Got A Head For Numbers? 4 Career Paths For Math Nerds

What kind of geek are you? As any self-identified geek can tell you, there are many different nerd niches, and for every comic book collector, there’s an equal and opposite physics obsessive critiquing the special effects surrounding superheroes. 

Whatever your most passionate interest, though, a geek’s gotta eat, and that means holding down a day job – but luckily, there’s a lot of room to express and engage your interests in the professional realm.

If you’re a member of the society of numbers nerds, amateur mathematicians, and human calculators, there are a variety of industries that would be thrilled to call on your skills. 

Consider pursuing one of these four careers for roles where your aptitude will encounter ample opportunities for success.

Engineering And Software Development

These are classic nerd career paths that call on math, science, and technology abilities, and they include plenty of highly targeted roles that will take advantage of your particular skills. For example, you may not be a coder, but you might work on the physics involved in designing a robot. Or maybe you specialize in software development for mathematical or scientific functions rather than for more creative tasks. Because you have an understanding of complex mathematical topics, you’ll find there’s a lot of demand for your skills and not a lot of competition.

Accountant, Economics, And Financial Analysts

Some math nerds like abstract mathematical problems, but many others are passionate about more concrete problems. If the latter sounds like you, then working as an accountant, financial analyst, or economist might be a good path for you. These professionals work on real-world mathematical problems and help businesses, private individuals, and even the government navigate major financial problems. Even better, accountants and financial analysts follow fairly clear paths to their career goals.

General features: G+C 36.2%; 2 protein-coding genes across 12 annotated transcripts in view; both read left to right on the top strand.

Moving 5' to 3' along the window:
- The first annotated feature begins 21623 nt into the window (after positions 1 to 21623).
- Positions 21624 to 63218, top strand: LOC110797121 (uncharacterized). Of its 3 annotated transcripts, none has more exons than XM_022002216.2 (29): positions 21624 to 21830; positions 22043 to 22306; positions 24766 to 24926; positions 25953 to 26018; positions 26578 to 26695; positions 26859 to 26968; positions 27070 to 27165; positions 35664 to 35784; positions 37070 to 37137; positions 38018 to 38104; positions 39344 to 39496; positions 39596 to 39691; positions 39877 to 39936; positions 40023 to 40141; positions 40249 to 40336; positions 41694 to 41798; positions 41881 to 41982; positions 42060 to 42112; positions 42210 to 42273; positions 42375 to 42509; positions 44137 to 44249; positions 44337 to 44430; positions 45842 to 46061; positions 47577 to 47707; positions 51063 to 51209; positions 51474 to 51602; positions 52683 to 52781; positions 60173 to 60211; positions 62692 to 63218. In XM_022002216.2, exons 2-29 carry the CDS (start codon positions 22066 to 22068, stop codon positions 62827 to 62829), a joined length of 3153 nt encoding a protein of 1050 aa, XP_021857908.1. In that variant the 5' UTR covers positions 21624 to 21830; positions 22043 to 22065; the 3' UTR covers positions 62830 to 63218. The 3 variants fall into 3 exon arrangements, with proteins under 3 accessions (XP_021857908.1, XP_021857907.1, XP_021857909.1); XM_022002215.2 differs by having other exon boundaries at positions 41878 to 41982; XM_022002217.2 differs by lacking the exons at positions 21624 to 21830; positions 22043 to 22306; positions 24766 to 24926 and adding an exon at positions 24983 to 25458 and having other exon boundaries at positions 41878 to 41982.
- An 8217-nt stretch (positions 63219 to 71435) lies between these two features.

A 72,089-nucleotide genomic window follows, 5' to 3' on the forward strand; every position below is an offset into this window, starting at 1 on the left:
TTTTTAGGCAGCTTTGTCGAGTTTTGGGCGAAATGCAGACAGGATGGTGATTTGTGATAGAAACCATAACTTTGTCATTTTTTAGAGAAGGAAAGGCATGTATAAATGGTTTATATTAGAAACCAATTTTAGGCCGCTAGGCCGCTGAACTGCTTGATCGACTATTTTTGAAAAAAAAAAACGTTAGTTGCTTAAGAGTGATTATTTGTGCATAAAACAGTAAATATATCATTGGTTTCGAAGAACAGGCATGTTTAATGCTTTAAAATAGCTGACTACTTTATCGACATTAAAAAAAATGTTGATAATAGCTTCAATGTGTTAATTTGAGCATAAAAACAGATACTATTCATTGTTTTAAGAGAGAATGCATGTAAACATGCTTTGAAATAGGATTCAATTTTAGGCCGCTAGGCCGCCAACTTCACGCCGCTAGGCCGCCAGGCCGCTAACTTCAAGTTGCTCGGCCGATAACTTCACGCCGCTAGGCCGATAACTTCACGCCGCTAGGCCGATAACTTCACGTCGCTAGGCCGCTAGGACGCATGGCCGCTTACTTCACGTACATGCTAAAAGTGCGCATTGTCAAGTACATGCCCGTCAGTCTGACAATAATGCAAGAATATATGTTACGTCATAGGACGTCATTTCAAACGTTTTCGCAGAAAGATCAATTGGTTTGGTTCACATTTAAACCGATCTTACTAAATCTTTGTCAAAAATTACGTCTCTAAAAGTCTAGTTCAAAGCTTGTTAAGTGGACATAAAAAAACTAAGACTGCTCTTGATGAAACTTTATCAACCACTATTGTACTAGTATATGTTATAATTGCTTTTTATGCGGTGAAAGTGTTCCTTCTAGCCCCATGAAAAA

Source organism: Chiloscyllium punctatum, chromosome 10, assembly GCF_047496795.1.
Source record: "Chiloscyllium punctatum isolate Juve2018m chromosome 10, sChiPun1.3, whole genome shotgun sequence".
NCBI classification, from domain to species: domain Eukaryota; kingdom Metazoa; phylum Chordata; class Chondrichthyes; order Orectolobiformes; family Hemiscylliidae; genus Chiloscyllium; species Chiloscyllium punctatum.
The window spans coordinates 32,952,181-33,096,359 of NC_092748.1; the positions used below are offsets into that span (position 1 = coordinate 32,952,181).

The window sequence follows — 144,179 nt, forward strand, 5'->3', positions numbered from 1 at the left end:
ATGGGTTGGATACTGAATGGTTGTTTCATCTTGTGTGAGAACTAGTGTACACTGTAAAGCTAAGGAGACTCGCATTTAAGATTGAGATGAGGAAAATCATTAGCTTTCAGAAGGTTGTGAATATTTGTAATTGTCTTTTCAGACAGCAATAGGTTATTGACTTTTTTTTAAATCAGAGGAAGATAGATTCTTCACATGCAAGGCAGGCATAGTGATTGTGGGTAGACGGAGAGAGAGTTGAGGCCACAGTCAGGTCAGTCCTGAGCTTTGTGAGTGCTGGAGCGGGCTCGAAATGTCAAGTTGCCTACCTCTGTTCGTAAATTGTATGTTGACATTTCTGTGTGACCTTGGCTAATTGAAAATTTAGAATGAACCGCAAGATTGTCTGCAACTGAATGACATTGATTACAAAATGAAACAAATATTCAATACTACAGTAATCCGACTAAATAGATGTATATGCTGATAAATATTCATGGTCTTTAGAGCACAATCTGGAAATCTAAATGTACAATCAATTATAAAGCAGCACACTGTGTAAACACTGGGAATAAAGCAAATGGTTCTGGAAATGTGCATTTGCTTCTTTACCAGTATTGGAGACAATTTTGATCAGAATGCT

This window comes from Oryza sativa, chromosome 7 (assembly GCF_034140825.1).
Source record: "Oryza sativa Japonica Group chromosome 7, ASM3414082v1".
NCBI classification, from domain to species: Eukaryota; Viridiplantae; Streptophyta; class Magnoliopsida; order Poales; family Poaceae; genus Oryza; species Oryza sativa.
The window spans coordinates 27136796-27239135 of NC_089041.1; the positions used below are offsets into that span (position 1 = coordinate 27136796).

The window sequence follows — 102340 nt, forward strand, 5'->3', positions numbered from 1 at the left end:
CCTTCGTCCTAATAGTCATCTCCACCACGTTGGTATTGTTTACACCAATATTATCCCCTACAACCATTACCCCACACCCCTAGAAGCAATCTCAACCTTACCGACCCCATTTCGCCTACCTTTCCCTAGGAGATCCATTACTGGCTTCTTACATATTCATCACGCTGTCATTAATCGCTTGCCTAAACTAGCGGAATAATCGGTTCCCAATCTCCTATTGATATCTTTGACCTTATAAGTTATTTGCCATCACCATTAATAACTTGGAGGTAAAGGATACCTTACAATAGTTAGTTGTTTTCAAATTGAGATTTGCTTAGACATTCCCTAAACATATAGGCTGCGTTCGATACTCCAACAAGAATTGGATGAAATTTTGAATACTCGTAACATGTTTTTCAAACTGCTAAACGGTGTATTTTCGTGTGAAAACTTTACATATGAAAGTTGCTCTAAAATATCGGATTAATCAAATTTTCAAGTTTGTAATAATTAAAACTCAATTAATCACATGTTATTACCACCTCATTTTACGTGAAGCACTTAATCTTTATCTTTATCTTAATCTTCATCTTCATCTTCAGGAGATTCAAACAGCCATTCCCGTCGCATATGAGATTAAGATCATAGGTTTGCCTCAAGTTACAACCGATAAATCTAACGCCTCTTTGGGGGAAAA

If you want to be a CPA, you’ll have to do a certain number of college credits in the field and pass the CPA exam, a challenging four-part certification test. Financial analysts typically have to have additional experience in the field – most are also CPAs – and then take an additional exam to qualify.

Statistician

Every industry has statistics. From the sciences to economics to education and government, best practices demand that we evaluate how our processes work, whether they’re successful, and whether that success is even meaningful – and that’s where statisticians come in. Statisticians design research and polls, calculate results and interpret those results so that the end-users can apply them in practical settings. 

Astronomer

Do you dream of the stars, but not of going to space, or even sending others to space? Then being an astronomer might be the perfect career for you. Though typically defined as a branch of science, astronomy is almost all math, relying on the careful calculation of planetary motion, gravity, distances, and other factors to locate black holes, predict the movement of comets and asteroids, and understand the mysteries of the universe.

There aren’t enough math all-stars to go around in this world, but when it comes to advanced calculations, there’s no one we’d trust more than a fellow geek – and professionally, you’re in a position to write your own ticket. So, whether it takes you to the computer lab, a corner office, or the darkest corners of space if you’ve got the innate number sense to thrive in these industries, we salute you. 

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